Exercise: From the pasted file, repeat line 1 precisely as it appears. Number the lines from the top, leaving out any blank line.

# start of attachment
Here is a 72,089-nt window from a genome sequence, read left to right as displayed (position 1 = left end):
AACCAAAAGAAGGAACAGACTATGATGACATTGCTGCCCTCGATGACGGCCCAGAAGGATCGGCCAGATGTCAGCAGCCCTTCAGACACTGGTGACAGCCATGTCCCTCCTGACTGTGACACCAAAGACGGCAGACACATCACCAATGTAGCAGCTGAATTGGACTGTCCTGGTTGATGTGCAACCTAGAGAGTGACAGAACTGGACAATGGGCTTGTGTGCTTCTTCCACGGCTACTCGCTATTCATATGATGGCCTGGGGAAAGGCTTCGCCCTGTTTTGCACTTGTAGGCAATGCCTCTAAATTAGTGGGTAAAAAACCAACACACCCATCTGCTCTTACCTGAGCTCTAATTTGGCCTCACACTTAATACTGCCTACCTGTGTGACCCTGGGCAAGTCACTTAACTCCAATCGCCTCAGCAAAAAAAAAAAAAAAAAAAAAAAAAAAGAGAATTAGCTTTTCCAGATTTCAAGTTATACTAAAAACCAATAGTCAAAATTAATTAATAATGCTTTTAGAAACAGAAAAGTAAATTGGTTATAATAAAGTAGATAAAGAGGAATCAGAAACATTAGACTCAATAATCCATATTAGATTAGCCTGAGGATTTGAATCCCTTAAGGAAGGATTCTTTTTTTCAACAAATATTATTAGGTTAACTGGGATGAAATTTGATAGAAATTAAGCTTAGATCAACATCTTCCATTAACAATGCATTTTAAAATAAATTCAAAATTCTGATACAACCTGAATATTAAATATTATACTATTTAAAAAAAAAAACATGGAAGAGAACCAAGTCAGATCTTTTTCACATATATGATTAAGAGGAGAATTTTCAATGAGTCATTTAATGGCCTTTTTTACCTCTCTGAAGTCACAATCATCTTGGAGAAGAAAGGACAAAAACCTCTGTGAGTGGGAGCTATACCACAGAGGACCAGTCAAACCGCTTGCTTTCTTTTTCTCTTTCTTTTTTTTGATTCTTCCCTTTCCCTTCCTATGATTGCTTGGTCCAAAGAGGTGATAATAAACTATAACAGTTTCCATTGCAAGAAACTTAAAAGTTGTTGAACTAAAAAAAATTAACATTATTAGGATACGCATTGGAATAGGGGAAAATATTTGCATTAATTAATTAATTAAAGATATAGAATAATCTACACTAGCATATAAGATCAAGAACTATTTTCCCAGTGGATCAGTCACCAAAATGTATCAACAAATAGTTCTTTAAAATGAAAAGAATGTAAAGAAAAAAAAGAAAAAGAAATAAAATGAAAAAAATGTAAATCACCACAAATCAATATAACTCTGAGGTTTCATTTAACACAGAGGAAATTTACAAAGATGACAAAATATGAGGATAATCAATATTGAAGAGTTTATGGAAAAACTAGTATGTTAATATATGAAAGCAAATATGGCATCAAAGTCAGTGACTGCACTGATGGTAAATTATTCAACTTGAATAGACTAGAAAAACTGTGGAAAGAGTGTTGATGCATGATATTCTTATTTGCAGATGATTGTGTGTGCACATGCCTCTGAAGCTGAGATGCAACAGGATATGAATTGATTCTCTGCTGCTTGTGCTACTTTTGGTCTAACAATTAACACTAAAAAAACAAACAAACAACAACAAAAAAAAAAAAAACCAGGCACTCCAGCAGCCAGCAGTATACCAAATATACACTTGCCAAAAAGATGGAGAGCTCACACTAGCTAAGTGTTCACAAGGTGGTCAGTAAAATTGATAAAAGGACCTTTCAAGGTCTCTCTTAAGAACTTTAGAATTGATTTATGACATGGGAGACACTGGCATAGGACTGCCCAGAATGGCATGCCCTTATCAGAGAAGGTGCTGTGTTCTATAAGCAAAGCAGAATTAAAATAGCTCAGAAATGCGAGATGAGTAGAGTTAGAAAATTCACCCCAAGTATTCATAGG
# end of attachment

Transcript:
Here is a 72,089-nt window from a genome sequence, read left to right as displayed (position 1 = left end):